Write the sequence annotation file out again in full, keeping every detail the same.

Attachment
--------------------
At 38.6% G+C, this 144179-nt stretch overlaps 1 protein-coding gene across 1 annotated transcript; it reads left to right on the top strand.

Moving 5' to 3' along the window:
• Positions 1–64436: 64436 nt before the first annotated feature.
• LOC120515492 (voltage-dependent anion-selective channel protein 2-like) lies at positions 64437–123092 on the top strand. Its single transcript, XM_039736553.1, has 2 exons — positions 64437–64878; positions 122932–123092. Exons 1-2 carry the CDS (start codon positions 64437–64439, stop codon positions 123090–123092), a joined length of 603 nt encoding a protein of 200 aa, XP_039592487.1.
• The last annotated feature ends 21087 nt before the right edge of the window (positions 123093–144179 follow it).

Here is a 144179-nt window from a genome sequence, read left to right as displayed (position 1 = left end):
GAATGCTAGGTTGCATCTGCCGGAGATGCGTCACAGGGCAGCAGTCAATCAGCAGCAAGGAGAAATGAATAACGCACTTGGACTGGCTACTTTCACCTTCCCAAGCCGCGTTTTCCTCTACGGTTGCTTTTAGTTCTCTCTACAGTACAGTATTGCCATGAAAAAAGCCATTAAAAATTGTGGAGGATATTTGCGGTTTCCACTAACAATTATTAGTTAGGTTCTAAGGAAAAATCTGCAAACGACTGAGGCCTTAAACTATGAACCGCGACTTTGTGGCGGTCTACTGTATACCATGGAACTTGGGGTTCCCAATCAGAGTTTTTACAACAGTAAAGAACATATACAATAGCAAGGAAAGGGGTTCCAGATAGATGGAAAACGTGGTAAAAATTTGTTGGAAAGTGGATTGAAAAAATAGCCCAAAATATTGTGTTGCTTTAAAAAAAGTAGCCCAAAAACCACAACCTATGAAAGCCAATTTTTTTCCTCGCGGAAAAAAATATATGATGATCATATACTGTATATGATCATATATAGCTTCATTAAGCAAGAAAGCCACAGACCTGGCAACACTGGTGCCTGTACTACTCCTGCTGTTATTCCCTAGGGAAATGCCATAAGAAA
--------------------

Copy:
At 38.6% G+C, this 144179-nt stretch overlaps 1 protein-coding gene across 1 annotated transcript; it reads left to right on the top strand.

Moving 5' to 3' along the window:
• Positions 1–64436: 64436 nt before the first annotated feature.
• LOC120515492 (voltage-dependent anion-selective channel protein 2-like) lies at positions 64437–123092 on the top strand. Its single transcript, XM_039736553.1, has 2 exons — positions 64437–64878; positions 122932–123092. Exons 1-2 carry the CDS (start codon positions 64437–64439, stop codon positions 123090–123092), a joined length of 603 nt encoding a protein of 200 aa, XP_039592487.1.
• The last annotated feature ends 21087 nt before the right edge of the window (positions 123093–144179 follow it).

Here is a 144179-nt window from a genome sequence, read left to right as displayed (position 1 = left end):
GAATGCTAGGTTGCATCTGCCGGAGATGCGTCACAGGGCAGCAGTCAATCAGCAGCAAGGAGAAATGAATAACGCACTTGGACTGGCTACTTTCACCTTCCCAAGCCGCGTTTTCCTCTACGGTTGCTTTTAGTTCTCTCTACAGTACAGTATTGCCATGAAAAAAGCCATTAAAAATTGTGGAGGATATTTGCGGTTTCCACTAACAATTATTAGTTAGGTTCTAAGGAAAAATCTGCAAACGACTGAGGCCTTAAACTATGAACCGCGACTTTGTGGCGGTCTACTGTATACCATGGAACTTGGGGTTCCCAATCAGAGTTTTTACAACAGTAAAGAACATATACAATAGCAAGGAAAGGGGTTCCAGATAGATGGAAAACGTGGTAAAAATTTGTTGGAAAGTGGATTGAAAAAATAGCCCAAAATATTGTGTTGCTTTAAAAAAAGTAGCCCAAAAACCACAACCTATGAAAGCCAATTTTTTTCCTCGCGGAAAAAAATATATGATGATCATATACTGTATATGATCATATATAGCTTCATTAAGCAAGAAAGCCACAGACCTGGCAACACTGGTGCCTGTACTACTCCTGCTGTTATTCCCTAGGGAAATGCCATAAGAAA